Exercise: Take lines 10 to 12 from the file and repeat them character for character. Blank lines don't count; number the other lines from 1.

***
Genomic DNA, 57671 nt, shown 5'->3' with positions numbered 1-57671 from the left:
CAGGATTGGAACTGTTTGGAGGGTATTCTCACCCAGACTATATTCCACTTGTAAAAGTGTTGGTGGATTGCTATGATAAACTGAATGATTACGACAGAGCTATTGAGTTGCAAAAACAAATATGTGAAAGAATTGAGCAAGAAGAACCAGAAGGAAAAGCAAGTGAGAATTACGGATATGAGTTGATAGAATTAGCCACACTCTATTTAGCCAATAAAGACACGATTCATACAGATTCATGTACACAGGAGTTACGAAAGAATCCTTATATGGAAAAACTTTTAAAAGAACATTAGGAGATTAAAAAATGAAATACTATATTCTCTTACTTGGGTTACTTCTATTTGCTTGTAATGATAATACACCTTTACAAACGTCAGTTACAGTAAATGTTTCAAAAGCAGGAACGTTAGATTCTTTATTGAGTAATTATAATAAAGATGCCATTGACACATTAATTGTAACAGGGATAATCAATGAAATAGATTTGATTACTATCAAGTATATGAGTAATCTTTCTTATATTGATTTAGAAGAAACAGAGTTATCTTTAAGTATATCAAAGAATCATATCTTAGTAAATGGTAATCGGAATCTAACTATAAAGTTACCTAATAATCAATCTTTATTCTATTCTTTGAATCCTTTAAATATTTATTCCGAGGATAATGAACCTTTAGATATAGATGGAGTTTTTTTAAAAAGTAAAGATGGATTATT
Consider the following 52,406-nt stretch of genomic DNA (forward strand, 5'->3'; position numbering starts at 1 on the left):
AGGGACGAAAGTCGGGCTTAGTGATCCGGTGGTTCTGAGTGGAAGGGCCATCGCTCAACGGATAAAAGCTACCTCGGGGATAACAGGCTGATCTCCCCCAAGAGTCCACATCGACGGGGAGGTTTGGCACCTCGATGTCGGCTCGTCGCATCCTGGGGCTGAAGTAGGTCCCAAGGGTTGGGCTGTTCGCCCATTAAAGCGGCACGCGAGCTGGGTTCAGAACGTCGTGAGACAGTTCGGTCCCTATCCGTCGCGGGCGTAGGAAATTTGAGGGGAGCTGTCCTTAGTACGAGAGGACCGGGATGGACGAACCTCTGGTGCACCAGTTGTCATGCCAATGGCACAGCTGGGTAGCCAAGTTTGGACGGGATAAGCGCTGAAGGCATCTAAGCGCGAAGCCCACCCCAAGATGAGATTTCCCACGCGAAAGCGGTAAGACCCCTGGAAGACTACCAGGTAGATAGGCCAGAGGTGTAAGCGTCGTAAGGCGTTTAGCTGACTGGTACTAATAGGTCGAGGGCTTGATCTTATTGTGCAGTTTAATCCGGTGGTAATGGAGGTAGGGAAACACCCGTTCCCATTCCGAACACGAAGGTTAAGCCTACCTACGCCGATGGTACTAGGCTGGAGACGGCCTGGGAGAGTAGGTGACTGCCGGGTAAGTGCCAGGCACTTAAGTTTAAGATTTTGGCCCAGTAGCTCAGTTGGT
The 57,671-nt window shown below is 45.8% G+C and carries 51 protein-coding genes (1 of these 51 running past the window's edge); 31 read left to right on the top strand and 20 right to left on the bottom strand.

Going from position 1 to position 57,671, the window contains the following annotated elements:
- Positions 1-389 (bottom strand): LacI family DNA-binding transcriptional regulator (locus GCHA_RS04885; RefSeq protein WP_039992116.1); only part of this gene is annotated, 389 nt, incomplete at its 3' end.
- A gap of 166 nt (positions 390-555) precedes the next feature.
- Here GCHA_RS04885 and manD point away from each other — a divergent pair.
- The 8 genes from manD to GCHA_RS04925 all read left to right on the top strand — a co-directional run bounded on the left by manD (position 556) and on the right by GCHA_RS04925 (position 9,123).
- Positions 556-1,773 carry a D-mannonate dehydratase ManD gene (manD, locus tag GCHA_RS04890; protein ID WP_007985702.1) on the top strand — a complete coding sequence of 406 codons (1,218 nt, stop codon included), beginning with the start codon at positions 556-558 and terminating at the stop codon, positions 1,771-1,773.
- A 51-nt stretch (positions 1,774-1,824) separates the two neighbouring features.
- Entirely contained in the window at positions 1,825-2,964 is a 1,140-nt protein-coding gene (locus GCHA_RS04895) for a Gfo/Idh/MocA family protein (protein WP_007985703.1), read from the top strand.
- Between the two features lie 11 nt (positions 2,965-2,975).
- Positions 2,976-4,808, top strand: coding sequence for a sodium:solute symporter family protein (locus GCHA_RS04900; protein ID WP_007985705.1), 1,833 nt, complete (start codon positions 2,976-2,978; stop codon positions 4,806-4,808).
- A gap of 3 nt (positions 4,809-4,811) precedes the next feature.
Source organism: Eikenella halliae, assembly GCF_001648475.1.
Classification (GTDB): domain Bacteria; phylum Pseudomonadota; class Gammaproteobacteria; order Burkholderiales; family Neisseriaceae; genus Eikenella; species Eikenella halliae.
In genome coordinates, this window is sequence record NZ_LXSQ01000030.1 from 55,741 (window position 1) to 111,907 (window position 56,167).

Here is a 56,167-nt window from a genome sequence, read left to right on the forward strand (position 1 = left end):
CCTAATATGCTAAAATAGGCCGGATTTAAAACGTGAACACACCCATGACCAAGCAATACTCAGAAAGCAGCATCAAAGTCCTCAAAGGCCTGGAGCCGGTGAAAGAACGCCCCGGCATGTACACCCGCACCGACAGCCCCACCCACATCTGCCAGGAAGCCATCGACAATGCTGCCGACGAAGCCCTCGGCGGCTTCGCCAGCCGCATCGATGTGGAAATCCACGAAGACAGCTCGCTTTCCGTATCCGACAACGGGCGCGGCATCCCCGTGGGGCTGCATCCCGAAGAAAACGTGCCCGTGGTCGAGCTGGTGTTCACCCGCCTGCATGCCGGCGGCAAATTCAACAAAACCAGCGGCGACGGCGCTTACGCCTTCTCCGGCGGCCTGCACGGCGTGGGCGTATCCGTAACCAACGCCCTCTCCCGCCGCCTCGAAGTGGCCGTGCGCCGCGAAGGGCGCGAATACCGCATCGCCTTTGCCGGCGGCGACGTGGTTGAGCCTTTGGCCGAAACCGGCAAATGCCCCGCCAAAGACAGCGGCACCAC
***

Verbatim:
- The 8 genes from manD to GCHA_RS04925 all read left to right on the top strand — a co-directional run bounded on the left by manD (position 556) and on the right by GCHA_RS04925 (position 9,123).
- Positions 556-1,773 carry a D-mannonate dehydratase ManD gene (manD, locus tag GCHA_RS04890; protein ID WP_007985702.1) on the top strand — a complete coding sequence of 406 codons (1,218 nt, stop codon included), beginning with the start codon at positions 556-558 and terminating at the stop codon, positions 1,771-1,773.
- A 51-nt stretch (positions 1,774-1,824) separates the two neighbouring features.